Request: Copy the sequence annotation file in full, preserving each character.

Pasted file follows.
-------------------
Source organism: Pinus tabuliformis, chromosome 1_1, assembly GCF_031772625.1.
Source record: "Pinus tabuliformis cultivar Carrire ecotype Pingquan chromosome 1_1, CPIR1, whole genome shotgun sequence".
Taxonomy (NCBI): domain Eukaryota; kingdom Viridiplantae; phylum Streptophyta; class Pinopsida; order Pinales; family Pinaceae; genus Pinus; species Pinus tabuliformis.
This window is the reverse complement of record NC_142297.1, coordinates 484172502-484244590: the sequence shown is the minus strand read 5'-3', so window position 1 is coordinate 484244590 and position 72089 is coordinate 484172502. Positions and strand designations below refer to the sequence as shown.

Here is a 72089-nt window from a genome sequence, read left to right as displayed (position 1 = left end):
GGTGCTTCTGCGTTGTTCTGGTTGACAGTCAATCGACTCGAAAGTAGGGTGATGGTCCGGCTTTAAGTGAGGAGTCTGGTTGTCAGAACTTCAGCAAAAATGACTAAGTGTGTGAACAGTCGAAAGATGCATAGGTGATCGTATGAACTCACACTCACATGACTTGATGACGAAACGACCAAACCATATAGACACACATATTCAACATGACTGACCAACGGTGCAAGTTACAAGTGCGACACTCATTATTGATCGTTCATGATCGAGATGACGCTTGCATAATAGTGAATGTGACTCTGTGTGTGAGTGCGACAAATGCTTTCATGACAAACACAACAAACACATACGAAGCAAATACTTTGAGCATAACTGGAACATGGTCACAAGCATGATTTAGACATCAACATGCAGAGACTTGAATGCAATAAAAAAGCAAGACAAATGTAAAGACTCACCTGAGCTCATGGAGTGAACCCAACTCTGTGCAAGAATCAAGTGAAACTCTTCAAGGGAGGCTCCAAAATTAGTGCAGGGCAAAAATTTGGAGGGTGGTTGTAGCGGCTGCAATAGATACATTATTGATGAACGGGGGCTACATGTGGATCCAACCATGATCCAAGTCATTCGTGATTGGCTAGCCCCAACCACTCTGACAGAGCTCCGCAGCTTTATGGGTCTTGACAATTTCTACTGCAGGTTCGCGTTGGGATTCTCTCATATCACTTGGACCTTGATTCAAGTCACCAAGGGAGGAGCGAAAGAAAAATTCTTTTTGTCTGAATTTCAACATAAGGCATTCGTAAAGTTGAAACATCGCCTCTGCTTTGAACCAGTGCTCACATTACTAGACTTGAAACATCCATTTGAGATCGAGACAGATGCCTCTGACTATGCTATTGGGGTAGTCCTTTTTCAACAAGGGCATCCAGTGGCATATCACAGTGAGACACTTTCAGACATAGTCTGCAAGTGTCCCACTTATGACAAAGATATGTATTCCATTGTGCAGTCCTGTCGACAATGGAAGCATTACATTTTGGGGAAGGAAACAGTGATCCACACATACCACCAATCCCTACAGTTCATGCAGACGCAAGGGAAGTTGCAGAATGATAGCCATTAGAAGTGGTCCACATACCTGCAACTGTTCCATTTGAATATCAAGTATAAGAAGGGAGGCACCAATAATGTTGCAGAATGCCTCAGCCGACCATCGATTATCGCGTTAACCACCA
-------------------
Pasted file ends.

Source organism: Pinus tabuliformis, chromosome 1_1, assembly GCF_031772625.1.
Source record: "Pinus tabuliformis cultivar Carrire ecotype Pingquan chromosome 1_1, CPIR1, whole genome shotgun sequence".
Taxonomy (NCBI): domain Eukaryota; kingdom Viridiplantae; phylum Streptophyta; class Pinopsida; order Pinales; family Pinaceae; genus Pinus; species Pinus tabuliformis.
This window is the reverse complement of record NC_142297.1, coordinates 484172502-484244590: the sequence shown is the minus strand read 5'-3', so window position 1 is coordinate 484244590 and position 72089 is coordinate 484172502. Positions and strand designations below refer to the sequence as shown.

Here is a 72089-nt window from a genome sequence, read left to right as displayed (position 1 = left end):
GGTGCTTCTGCGTTGTTCTGGTTGACAGTCAATCGACTCGAAAGTAGGGTGATGGTCCGGCTTTAAGTGAGGAGTCTGGTTGTCAGAACTTCAGCAAAAATGACTAAGTGTGTGAACAGTCGAAAGATGCATAGGTGATCGTATGAACTCACACTCACATGACTTGATGACGAAACGACCAAACCATATAGACACACATATTCAACATGACTGACCAACGGTGCAAGTTACAAGTGCGACACTCATTATTGATCGTTCATGATCGAGATGACGCTTGCATAATAGTGAATGTGACTCTGTGTGTGAGTGCGACAAATGCTTTCATGACAAACACAACAAACACATACGAAGCAAATACTTTGAGCATAACTGGAACATGGTCACAAGCATGATTTAGACATCAACATGCAGAGACTTGAATGCAATAAAAAAGCAAGACAAATGTAAAGACTCACCTGAGCTCATGGAGTGAACCCAACTCTGTGCAAGAATCAAGTGAAACTCTTCAAGGGAGGCTCCAAAATTAGTGCAGGGCAAAAATTTGGAGGGTGGTTGTAGCGGCTGCAATAGATACATTATTGATGAACGGGGGCTACATGTGGATCCAACCATGATCCAAGTCATTCGTGATTGGCTAGCCCCAACCACTCTGACAGAGCTCCGCAGCTTTATGGGTCTTGACAATTTCTACTGCAGGTTCGCGTTGGGATTCTCTCATATCACTTGGACCTTGATTCAAGTCACCAAGGGAGGAGCGAAAGAAAAATTCTTTTTGTCTGAATTTCAACATAAGGCATTCGTAAAGTTGAAACATCGCCTCTGCTTTGAACCAGTGCTCACATTACTAGACTTGAAACATCCATTTGAGATCGAGACAGATGCCTCTGACTATGCTATTGGGGTAGTCCTTTTTCAACAAGGGCATCCAGTGGCATATCACAGTGAGACACTTTCAGACATAGTCTGCAAGTGTCCCACTTATGACAAAGATATGTATTCCATTGTGCAGTCCTGTCGACAATGGAAGCATTACATTTTGGGGAAGGAAACAGTGATCCACACATACCACCAATCCCTACAGTTCATGCAGACGCAAGGGAAGTTGCAGAATGATAGCCATTAGAAGTGGTCCACATACCTGCAACTGTTCCATTTGAATATCAAGTATAAGAAGGGAGGCACCAATAATGTTGCAGAATGCCTCAGCCGACCATCGATTATCGCGTTAACCACCA